Some moments hit us right in the feels.
For the first time in weeks, I took a morning coffee into the harbour and sat by the water’s edge, simmering in the moment before the inevitable descent of the day’s tourists. Sun dappling the water caused a hallucinatory disco ball effect as I sat lost in thought, bobbing on a wharf in the wake of early harbour traffic.
Somehow I sat for exactly long enough that I wound up stretching my calves on the stairs just as a couple in their late-50s, early-60s were walking past with their dog. The spaniel fell in love with me and wouldn’t budge, staring at me, smitten.
Naturally, Louie’s owners and I fell into chuckles and conversation, and soon she let slip they’d just found their land-legs after docking last night, the end of their six-month sail from New Zealand to here, Victoria.
Bucket list: Check.
And maybe that’s not on my bucket list, maybe it will be one day, but I allowed myself to kinda vibe off them. They oozed this surreal afterglow of “We Did It.” He told of how they had a humpback whale pod following behind them, playing in their wake, swimming alongside them. Humpback whales! A pod! Thank god for Go-Pro cameras. Coming to a Youtube near you.
They looked happy. A picture of contentment.
And that’s not me. Not today. I’m not a picture of contentment or happiness. I’m not deeply unhappy or sad, either. Just longing for something I can’t put a finger on.
Get Busy Livin’
It comes back to age and experience, living life. These people get it. It’s not about the money, the fame, the glory. It’s about where you go, how you get there, and what you see along the way. I think my age, 40, is when you start understanding those truths — if you’re lucky. I understand life comes with a “best before” date. I’m aware.
My mother died at 57. She didn’t get a retirement. There are no guarantees.
I know too many people my age working for their “retirement.” I want my work to be my life, and to feed my life. Travel, exploring, writing, photography. I get it now. Something looms for me: The anniversary of when I nearly died a decade ago, my head injury and scooter accident. It was Labour Day weekend, 2004. I learned then how precious life was. I wouldn’t say I squandered the next eight years, but they weren’t the years I’d have chosen if I could.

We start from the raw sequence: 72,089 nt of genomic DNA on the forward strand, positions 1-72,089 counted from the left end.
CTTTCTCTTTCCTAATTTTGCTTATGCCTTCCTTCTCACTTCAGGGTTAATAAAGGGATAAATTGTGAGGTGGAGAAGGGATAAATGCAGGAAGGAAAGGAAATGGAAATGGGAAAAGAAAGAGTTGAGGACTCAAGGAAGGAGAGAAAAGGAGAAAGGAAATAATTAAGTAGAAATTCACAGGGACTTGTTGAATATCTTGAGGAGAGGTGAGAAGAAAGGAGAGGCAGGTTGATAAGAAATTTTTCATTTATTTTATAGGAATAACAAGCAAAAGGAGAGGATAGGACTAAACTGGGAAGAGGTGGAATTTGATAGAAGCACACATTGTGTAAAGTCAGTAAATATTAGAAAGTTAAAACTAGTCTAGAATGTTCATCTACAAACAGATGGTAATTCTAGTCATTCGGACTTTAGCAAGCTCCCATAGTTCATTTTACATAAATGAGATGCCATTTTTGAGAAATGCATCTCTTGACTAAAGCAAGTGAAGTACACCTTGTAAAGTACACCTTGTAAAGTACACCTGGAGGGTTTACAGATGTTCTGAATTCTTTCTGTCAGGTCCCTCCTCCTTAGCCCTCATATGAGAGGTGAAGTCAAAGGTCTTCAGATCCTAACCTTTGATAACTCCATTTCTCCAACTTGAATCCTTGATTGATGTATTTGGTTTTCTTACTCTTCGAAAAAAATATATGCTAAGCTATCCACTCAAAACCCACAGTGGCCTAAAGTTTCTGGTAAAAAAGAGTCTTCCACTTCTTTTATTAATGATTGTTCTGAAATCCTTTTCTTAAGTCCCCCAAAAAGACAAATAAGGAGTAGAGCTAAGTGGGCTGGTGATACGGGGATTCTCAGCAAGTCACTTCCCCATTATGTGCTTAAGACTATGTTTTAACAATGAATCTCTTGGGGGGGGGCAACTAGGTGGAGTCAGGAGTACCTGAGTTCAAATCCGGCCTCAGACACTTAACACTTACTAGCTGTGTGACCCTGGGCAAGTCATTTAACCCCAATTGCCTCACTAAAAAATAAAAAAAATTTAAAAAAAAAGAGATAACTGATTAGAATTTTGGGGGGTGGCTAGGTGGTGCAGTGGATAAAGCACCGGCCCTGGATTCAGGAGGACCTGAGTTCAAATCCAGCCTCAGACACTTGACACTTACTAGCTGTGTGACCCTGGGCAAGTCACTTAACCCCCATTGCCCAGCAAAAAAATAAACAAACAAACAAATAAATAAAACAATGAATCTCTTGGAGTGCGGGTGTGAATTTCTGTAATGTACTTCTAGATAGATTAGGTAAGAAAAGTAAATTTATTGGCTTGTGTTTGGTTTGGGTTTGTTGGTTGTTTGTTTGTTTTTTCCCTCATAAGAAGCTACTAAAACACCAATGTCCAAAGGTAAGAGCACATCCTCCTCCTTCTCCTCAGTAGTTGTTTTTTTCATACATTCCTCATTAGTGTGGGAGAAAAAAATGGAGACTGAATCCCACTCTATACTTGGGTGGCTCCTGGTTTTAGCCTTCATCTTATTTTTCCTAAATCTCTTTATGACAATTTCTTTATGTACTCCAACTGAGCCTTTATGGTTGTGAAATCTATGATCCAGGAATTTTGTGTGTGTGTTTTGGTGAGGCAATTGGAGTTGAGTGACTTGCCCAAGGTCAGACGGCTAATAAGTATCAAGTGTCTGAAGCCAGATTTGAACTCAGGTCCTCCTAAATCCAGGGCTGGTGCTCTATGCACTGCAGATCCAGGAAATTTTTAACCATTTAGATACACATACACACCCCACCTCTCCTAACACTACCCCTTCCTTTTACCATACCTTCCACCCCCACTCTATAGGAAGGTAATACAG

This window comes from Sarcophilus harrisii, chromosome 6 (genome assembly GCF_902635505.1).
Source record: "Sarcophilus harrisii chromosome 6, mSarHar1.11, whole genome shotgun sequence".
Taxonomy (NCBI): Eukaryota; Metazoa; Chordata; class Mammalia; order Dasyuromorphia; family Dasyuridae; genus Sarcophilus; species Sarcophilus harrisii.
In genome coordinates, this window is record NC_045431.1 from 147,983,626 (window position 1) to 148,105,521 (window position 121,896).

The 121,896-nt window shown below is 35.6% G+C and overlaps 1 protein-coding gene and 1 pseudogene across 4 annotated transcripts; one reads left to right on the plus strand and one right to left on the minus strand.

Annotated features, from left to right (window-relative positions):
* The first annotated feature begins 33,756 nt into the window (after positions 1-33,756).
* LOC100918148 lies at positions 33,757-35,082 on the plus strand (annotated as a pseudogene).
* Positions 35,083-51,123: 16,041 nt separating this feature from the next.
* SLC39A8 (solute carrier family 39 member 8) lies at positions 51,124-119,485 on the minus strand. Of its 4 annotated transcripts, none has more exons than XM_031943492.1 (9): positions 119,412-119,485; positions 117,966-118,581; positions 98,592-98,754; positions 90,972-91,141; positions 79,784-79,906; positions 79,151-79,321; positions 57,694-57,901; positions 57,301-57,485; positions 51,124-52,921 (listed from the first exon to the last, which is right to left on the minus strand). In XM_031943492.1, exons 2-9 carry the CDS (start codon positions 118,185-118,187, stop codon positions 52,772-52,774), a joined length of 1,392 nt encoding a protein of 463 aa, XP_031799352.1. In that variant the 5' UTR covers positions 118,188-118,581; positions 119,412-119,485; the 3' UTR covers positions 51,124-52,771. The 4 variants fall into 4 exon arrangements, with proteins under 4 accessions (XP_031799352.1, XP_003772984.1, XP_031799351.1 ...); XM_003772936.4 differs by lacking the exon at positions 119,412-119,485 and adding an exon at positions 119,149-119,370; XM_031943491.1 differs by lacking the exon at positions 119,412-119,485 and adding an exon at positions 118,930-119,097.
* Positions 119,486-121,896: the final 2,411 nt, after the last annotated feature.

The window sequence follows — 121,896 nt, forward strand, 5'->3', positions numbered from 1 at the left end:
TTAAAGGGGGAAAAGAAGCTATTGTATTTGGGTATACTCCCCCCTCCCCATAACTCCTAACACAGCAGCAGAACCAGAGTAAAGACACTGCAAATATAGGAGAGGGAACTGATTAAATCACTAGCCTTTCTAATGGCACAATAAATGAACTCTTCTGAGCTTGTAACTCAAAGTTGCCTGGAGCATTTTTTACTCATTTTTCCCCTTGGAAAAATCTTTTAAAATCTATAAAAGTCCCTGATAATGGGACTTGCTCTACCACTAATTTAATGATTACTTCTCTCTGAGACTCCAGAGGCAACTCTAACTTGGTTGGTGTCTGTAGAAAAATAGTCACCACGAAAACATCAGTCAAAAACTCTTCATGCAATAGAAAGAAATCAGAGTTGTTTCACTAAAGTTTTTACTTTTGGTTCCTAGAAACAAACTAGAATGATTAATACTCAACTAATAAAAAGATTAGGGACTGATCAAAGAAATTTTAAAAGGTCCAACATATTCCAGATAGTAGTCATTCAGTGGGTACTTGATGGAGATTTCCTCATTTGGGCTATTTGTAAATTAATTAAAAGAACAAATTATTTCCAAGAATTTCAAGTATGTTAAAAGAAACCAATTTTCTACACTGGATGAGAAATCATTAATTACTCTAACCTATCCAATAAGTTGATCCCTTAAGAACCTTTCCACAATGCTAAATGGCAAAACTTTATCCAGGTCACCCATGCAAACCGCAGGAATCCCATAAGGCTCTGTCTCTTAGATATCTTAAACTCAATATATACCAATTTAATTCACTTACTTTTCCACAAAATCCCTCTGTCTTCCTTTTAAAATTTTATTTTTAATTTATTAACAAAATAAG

The last two years, though, I wouldn’t change much. They’ve been what they needed to be. A coming to terms, of sorts. A reprioritizing. A slow and steady waking. I can tell you now, the discontent of those first eight years fuels my growing reluctance to compromise now. I know what unhappiness is, and I don’t want it again. For me, contentment is a choice and I choose it more often these days.
I know we’re all works-in-progress. Some people are more focused on progress than others. Some know where they’re going, some don’t. I didn’t. Now I do.
Sufi mystics sitting in mountain caves will tell you it can take years of silence to find wisdom. They’ll tell you clarity isn’t a flick of a switch. It’s not being in darkness and opting to turn on a light. It’d be a pretty amazing world to live in if it were that simple. You don’t walk into a forest meadow and pronounce yourself ready for enlightenment.
Epiphanies just ain’t opt-in.
A Serendipitous Intersection
So somehow I spent the exact amount of seconds sitting there and staring into sunlight dancing on the water, and plodded the causeway precisely slow enough, that I was there, stretching my calves on the steps, and just happened to meet Louie and his owners, provoking a conversation that led me to understanding exactly what it is I want, where I want to be, and how I want to get there.
It helped me strip away all that bullshit in between. The noise of obligation, the drain of a hard working schedule, the tasks that lie ahead.
If that windswept look of contentment, that be-here-now look of absolute satisfaction is something that comes from me staying on this path, working as hard as I have been, and keeping my eye on my goal, then I’m ready. I can do that. I can be that girl.
Like them, it’ll never be about the money for me. Obviously there’s a certain amount of money needed for an epic adventure like that, but there’s also a new world out there. A world where work is anywhere I need it to be, as long as there’s the internet and a computer to do it from. The world can be my office.
Times will come when I forget this clarity, this awareness. It’s in stopping to write about it that I hope I preserve it for just a little while longer.
I’m writing an ebook about the adventure leading to my life abroad and the evolution taking place inside me along that journey. Are you on my mailing list? That’s where you’ll get excerpts. (Or if you’re into my cooking, there will also be some recipes along the way.) Please sign up to follow along.